Aspenglen Campground is located near the Fall River Entrance in Colorado's awe-inspiring Rocky Mountain National Park. From lush valleys to craggy peaks stretching over 14,000 feet, visitors are provided opportunities for countless breathtaking experiences and adventures. Scenic driving, hiking, backpacking, fishing, horseback riding and wildlife viewing are popular activities in the park.
Aspenglen contains several drive-to family sites for tents and RVs. A few sites are more secluded, walk-to tent sites.
Each campsite is equipped with a picnic table, fire ring with grate and tent pad. Roads and parking spurs are paved. Flush toilets and drinking water are provided. Generator hours are from 730 to 1000 am and 400 to 830 pm and are only allowed in loop C.A pleasant mix of Douglas fir, Lodgepole pine, Ponderosa pine and the occasional Engelmann spruce, forests the campground, offering equal amounts of sun and shade. Grasses, shrubs and seasonal wildflowers fill the open meadows.
Wildlife is plentiful in the park mule deer and the majestic Rocky Mountain elk are the most commonly spotted, although black bear, coyote, bighorn sheep and moose inhabit the region as well.The town of Estes Park lies just outside the park's main east entrances, and is a short drive from Aspenglen Campground. Dining, shopping, rafting, fly fishing, horseback riding, and golfing opportunities await. Lake Estes offers boating, sailboarding and fishing.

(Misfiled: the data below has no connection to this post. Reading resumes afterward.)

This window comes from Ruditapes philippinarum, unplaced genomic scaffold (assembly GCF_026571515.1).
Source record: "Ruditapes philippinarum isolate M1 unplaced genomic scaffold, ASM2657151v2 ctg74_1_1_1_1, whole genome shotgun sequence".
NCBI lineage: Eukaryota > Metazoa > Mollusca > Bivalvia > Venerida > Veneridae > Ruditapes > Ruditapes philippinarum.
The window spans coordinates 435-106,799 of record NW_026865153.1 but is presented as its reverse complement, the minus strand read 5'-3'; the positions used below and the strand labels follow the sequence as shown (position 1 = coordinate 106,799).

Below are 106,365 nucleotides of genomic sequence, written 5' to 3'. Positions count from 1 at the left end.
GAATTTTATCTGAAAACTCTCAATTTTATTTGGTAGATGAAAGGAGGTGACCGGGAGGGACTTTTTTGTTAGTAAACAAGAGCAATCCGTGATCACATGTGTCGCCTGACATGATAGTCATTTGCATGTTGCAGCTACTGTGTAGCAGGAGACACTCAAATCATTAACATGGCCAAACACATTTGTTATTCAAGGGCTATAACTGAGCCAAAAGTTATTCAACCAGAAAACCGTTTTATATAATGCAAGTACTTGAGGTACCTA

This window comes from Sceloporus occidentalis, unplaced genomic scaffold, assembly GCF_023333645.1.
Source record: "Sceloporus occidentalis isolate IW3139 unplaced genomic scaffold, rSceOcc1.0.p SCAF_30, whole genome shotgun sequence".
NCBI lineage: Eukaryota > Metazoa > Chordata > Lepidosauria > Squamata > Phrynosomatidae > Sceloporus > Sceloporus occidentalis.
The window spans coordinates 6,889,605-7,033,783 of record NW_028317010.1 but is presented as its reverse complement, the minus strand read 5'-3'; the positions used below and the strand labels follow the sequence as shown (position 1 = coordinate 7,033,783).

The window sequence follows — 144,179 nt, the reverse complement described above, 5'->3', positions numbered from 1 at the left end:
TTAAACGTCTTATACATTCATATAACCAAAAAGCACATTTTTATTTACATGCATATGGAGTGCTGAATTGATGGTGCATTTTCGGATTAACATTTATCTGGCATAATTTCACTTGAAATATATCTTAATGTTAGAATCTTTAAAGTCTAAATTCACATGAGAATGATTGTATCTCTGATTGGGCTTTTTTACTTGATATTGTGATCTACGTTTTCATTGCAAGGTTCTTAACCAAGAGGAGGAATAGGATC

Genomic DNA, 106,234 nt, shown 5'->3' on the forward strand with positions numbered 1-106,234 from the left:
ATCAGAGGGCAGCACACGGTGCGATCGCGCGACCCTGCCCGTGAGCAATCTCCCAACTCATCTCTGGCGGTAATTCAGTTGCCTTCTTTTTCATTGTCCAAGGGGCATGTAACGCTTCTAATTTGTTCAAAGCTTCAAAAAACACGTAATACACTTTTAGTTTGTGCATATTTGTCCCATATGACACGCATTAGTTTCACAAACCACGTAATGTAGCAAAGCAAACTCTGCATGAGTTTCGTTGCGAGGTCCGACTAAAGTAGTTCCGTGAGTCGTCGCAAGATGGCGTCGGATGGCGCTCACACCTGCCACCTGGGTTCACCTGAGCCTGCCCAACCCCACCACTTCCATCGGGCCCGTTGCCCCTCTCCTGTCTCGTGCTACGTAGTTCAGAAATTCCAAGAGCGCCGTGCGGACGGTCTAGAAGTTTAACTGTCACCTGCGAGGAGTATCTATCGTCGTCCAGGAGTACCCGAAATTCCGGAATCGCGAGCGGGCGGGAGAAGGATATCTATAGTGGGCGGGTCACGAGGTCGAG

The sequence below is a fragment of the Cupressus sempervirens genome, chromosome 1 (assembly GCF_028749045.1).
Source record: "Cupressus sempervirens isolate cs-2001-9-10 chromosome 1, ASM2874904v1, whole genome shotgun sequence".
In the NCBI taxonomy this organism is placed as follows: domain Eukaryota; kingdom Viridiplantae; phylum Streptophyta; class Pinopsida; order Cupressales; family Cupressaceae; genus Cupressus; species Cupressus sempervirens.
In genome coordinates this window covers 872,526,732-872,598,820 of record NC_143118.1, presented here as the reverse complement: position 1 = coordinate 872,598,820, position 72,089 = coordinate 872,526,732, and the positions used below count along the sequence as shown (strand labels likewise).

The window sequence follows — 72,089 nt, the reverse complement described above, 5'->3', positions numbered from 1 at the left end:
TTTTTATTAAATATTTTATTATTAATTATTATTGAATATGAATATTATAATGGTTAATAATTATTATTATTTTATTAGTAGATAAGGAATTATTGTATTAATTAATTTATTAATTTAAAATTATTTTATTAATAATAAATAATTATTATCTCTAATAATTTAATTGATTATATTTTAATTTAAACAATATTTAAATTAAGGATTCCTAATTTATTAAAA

Rocky Mountain National Park has 355 miles of hiking trails that range from flat lakeside strolls to steep mountain climbs. Visitors enjoy the park's various lake trails Bear Lake, Cub Lake, Mills Lake, waterfall trails Adams Falls, Alberta Falls, Ouzel Falls and summit trails Deer Mountain, Twin Sisters Peaks, Flattop Mountain.
The park offers some unforgettable scenic driving routes as well, including Trail Ridge Road and Old Fall River Road. Trail Ridge Road reaches 12,183' above sea level and is America's highest continuous highway. It climbs above the park's evergreen forests to its windswept alpine tundra, where visitors enjoy sweeping panoramic views of the surrounding peaks and valleys.
Driving along the historic Old Fall River Road is like motoring through an earlier era. Constructed in 1920, this steep, one-way, uphill, gravel road punctuated by switchbacks, quietly leads travelers from Horseshoe Park through the park's wilderness to Fall River Pass, 11,796' above sea level.
Several visitor centers are within the park, offering ranger-led activities, education and history about the park and seasonal nighttime programs.